• Encouraging continual learning: Learning is an ongoing journey and where possible it’s worth taking on opportunities to learn something new. Encourage the team around you to do the same. Share sector news and articles, support upskilling and be open to learning always.
  • Contributing to a positive environment: Use empathy, time management and reflection to create a working environment that minimises stress and maximises enjoyment and fun in the workplace.

Creating a pathway to leadership in your career

While you can utilise leadership skills without being in a leadership position, you might feel that your future involves leadership in early childhood education. If so, it’s worth exploring how you can create a pathway into a leadership role in the early childhood workplace.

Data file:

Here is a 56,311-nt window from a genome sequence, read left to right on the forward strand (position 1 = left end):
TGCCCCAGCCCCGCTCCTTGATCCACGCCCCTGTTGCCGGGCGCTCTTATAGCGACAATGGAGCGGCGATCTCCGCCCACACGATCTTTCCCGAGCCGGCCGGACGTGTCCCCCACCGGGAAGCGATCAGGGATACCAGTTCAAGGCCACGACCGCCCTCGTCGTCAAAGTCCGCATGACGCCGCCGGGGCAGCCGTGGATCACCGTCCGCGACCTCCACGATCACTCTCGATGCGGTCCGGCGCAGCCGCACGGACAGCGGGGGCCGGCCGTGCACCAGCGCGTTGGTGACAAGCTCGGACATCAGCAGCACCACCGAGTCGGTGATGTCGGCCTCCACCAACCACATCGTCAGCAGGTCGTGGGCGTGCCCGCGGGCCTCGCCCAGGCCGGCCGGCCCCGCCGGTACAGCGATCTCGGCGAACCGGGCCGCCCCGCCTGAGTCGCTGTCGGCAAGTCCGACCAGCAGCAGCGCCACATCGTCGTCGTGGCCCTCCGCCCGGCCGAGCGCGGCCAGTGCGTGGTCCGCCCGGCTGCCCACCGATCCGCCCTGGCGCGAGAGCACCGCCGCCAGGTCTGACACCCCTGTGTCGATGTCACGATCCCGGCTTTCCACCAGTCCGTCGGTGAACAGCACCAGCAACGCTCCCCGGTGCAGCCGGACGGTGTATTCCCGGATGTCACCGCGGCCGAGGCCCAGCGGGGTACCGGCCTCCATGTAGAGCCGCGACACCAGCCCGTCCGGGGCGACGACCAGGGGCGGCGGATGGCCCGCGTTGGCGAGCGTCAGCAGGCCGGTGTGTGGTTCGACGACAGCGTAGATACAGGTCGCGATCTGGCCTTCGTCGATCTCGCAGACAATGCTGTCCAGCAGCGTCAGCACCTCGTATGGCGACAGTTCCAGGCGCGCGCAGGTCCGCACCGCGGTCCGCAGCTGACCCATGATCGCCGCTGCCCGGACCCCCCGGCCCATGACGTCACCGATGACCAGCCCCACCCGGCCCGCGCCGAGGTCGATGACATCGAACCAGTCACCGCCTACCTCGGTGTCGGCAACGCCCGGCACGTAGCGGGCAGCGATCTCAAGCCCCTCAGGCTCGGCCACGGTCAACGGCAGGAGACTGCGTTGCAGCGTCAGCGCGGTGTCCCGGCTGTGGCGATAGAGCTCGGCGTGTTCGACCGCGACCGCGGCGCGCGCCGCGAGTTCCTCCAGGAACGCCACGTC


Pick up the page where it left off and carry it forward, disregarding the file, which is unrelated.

With the courses offered at Practical Outcomes, such as the CHC50121 Diploma of Early Childhood Education and Care, educators can work towards becoming valuable educational leaders. They will develop vital soft skills that lend themselves to flourishing as a leader in early childhood education. Problem solving, management and communication are just a few of the interpersonal qualities that we focus on throughout courses, along with equipping learners with the highest quality early childhood education training.

With upskilling opportunities combined with a working understanding of how important leadership is for the early childhood education sector, educators can work to enhance outcomes for their careers, for centres, and most importantly, for children.

As seen in Child Care Australia magazine.